The previous record of 17:20 was set by Madison Troy in 2015.

“She was drastically improving through the season, and I knew the possibilities were endless for her,” Steil said. “She has great form, and she’s strong from all the weight training she did. She put all the little pieces together, and they came together at the right time.”

Arnsman will run for Grand Valley State next year, but it’s been a journey that was somewhat unexpected after growing up as an accomplished soccer player.

She stopped playing soccer after her sophomore year to focus on running.

“I grew up in soccer, so it was scary going into a new sport and giving up something that I loved,” Arnsman said. “It was a different sport and a whole new environment that I wasn’t used to, but I’m grateful that I was able to have the success I did. ... I never thought about running in college. I thought I would be playing college soccer.”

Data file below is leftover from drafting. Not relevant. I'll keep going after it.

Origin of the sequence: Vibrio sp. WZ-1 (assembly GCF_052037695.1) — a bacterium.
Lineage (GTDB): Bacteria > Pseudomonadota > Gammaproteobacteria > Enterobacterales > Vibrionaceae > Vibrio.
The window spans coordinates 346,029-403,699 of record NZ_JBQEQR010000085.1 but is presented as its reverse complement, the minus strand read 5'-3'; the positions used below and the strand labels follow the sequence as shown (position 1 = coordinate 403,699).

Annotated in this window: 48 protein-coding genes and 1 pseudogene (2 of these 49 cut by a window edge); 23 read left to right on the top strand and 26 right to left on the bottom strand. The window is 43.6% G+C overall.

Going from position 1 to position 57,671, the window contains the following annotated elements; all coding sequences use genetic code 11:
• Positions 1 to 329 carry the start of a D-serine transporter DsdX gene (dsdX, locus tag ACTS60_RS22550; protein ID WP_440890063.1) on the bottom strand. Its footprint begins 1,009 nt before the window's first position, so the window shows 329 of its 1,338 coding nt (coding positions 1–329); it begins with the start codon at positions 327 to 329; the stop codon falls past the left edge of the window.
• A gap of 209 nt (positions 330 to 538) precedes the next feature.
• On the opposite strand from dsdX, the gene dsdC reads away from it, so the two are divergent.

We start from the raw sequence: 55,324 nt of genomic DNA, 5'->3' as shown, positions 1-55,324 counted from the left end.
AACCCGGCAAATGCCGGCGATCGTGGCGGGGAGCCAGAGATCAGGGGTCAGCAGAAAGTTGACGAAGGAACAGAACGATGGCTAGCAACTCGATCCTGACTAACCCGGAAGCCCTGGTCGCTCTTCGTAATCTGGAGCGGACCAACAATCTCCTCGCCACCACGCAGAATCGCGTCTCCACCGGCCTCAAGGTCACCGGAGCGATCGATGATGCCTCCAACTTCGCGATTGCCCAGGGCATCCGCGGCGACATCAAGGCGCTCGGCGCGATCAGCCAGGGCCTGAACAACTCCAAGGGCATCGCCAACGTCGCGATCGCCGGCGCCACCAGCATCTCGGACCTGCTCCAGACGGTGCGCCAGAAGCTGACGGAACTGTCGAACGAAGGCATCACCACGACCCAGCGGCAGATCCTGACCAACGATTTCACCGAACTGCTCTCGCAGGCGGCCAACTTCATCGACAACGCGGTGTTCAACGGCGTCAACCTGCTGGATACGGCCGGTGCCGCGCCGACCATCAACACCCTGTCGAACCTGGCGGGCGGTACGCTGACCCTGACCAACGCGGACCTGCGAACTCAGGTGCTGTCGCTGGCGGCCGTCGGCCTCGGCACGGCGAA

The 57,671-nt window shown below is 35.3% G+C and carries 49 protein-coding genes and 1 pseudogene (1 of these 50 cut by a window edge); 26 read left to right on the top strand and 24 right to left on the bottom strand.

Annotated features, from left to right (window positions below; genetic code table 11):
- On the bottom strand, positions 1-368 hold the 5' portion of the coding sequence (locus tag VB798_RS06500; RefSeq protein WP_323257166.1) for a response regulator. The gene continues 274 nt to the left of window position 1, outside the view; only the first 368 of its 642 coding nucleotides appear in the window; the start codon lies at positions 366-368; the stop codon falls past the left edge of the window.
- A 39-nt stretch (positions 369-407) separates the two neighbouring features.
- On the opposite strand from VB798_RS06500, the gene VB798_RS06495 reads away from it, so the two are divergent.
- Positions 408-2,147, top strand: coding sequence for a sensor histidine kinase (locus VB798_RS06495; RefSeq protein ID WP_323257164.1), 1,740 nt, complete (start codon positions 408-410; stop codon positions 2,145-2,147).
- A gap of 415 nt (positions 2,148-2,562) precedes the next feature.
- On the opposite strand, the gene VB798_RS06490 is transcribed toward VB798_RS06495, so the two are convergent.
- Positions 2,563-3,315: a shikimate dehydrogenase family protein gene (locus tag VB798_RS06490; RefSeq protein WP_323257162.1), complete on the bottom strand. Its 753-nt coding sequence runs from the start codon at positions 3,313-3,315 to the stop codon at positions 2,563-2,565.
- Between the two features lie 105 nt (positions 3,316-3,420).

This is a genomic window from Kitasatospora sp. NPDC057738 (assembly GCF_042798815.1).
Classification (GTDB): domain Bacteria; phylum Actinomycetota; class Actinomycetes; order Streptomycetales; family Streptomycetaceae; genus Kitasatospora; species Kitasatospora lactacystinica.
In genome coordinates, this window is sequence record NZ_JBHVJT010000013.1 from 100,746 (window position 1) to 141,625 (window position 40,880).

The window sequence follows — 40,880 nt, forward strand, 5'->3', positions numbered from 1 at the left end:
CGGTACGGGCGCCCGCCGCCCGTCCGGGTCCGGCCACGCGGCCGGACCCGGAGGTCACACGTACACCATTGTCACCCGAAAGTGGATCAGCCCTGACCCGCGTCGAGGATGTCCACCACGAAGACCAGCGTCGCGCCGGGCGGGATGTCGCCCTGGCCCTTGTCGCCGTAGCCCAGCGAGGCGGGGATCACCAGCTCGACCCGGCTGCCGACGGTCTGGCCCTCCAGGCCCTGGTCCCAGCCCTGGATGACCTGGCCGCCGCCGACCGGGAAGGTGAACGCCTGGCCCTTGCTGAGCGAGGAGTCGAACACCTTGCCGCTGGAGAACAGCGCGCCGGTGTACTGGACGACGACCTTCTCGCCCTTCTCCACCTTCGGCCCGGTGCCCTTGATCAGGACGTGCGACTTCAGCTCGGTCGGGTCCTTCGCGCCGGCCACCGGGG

Arnsman, who ended her cross country career as a three-time Finals qualifier, will run indoor track & field this winter before running outdoor in the spring with her team.

Dean Holzwarth has covered primarily high school sports for Grand Rapids-based WOOD-TV for five years after serving at the Grand Rapids Press and MLive for 16 years along with shorter stints at the Ionia Sentinel and WZZM. Contact him at dream100@comcast.net with story ideas for Allegan, Kent and Ottawa counties. 

PHOTOS (Top) Grandville’s Allie Arnsman runs toward the finish at the Lower Peninsula Division 1 Cross Country Final on Nov. 5. (Middle) Arnsman, bottom row center, takes her place on the medal stand next to Holland West Ottawa champion Helen Sachs, far right. (Click for more from RunMichigan.com.)